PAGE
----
On Tuesday, January 23, 2018, Bonnie Ruberg, assistant professor of digital media and games in the Department of Informatics at UC Irvine, will be presenting work from their forthcoming monograph Video Games Have Always Been Queer. The event will take place from 4-6pm in the Stanford Humanities Center Board Room as part of the Geballe Research Workshop on Digital Aesthetics: Critical Approaches to Computational Culture.
Next week, media theorist Claus Pias, Professor for the Theory and History of Media at Leuphana Universität Lüneburg, will be visiting Stanford for a series of events: on Monday, October 23 (5:30 – 7:00pm), he will be delivering a public lecture titled “Between Information Aesthetics and Design Amplification,” which will be held in my home department of Art & Art History. (More info here.)
The following day, Tuesday, October 24 (11:30am – 1:00pm), he will be discussing his book Computer Game Worlds, which is newly translated into English, at a lunchtime event with the Digital Aesthetics Workshop. (See the poster below or find more info here.)
I am excited to see my interactive piece, “Visualizing Digital Seriality, or: All Your Mods Are Belong to Us,” out now in the latest issue of Kairos: A Journal of Rhetoric, Technology, and Pedagogy. This is by far the most technically demanding piece of scholarship I have ever produced, and it underwent what is possibly the most rigorous peer-review process to which any of my published articles has ever been subject. If you’re interested in data visualization, distant reading techniques, network graphing, critical code studies, game studies, modding scenes, or Super Mario Bros. (and who doesn’t like Super Mario Bros.?), check it out!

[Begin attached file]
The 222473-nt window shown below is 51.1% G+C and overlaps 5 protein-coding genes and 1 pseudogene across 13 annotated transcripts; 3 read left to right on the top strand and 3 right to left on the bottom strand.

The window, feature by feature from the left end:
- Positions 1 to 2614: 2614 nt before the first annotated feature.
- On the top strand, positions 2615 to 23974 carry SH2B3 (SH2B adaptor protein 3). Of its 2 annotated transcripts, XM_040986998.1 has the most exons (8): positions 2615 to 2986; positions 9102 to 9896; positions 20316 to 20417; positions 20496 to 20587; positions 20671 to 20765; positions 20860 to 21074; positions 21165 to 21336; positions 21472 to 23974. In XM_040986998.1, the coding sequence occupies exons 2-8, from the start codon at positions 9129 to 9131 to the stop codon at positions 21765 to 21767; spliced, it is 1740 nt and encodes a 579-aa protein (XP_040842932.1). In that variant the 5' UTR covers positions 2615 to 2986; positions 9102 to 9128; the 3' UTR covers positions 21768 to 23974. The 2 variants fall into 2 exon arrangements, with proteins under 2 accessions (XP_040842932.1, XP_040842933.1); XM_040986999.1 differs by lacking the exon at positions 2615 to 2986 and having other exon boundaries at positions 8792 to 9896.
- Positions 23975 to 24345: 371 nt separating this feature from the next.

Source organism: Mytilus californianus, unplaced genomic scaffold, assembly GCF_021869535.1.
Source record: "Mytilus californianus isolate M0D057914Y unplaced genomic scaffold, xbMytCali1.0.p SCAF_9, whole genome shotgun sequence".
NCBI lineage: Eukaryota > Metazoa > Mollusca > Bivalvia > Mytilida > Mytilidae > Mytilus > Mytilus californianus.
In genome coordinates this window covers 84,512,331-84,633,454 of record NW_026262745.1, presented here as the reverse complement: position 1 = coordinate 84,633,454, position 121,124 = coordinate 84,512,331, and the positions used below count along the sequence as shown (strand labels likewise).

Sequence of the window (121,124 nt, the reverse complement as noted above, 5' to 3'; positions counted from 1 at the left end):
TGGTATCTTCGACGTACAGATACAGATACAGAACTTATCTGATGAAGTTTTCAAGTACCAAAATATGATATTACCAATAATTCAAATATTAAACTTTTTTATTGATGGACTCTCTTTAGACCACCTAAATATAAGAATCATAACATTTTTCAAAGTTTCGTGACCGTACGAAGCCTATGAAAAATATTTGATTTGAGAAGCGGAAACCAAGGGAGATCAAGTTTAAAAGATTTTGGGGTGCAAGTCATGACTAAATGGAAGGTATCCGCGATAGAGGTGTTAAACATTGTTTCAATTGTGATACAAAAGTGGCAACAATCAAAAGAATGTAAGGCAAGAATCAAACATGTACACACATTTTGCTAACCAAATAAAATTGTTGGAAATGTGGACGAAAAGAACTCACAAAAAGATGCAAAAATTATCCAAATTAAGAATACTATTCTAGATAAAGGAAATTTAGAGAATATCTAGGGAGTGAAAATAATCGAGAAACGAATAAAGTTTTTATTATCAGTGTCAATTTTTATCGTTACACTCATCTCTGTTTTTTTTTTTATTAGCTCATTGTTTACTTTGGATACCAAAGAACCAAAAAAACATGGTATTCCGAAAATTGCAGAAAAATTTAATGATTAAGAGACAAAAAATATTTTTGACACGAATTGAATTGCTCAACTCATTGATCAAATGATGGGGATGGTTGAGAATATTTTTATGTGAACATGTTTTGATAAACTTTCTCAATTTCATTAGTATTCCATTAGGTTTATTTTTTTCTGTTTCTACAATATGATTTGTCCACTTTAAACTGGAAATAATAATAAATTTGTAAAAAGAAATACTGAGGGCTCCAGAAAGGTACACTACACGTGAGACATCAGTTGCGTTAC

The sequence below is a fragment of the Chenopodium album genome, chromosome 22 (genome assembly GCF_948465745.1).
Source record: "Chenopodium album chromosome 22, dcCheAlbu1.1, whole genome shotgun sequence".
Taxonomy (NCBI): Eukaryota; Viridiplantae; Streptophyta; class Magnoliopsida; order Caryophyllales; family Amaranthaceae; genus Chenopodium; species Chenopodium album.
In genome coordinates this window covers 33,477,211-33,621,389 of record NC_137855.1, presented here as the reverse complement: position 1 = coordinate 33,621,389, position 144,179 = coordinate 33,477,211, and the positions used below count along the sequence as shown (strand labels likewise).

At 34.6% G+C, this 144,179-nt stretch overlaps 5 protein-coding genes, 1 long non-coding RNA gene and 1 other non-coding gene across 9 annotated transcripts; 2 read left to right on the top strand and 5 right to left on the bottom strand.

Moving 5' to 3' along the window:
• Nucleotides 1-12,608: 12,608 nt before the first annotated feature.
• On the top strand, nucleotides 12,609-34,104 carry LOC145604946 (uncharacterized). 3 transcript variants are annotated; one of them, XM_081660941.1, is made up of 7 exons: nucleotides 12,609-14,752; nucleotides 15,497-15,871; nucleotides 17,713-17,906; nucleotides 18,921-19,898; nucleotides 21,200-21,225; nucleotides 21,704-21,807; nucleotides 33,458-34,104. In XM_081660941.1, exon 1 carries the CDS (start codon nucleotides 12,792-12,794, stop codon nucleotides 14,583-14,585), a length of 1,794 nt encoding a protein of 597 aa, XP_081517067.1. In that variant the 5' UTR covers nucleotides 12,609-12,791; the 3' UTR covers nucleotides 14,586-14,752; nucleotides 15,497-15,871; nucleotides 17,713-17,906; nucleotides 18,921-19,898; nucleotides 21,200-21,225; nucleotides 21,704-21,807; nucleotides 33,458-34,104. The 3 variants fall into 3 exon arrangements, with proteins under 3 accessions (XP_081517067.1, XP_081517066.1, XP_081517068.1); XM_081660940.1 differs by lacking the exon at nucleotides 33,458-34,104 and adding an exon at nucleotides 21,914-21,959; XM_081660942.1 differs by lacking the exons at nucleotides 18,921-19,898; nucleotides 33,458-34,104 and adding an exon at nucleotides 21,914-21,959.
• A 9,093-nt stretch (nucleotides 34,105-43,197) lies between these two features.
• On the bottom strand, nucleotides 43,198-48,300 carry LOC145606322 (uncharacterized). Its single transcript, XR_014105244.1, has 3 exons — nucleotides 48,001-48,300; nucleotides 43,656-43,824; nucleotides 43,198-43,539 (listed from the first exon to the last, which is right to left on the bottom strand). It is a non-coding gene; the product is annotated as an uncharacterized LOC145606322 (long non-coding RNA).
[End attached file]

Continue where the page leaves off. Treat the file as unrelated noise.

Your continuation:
Above, the schedule for the Spring 2017 Games and Interactive Media Series (GAIMS) at Stanford. Among the many great speakers this quarter, we have Dennis Fong (one of the first professional gamers) and Allan Alcorn (the engineer who designed the classic Atari PONG). Check it out!
Above you’ll find the video of my talk, “Digital Seriality: Code & Community in the Super Mario Modding Scene,” which I delivered on September 27, 2016 as part of the Interactive Media & Games Seminar Series at Stanford University.
Here is the abstract for my talk:
Digital Seriality: Code & Community in the Super Mario Modding Scene
Seriality is a common feature of game franchises, with their various sequels, spin-offs, and other forms of continuation; such serialization informs social processes of community-building among fans, while it also takes place at much lower levels in the repetition and variation that characterizes a series of game levels, for example, or in the modularized and recycled code of game engines. This presentation considers how tools and methods of digital humanities — including “distant reading” and visualization techniques — can shed light on serialization processes in digital games and gaming communities. The vibrant “modding” scene that has arisen around the classic Nintendo game Super Mario Bros. (1985) serves as a case study. Automated “reading” techniques allow us to survey a large collection of fan-based game modifications, while visualization software helps to bridge the gap between code and community, revealing otherwise invisible connections and patterns of seriality.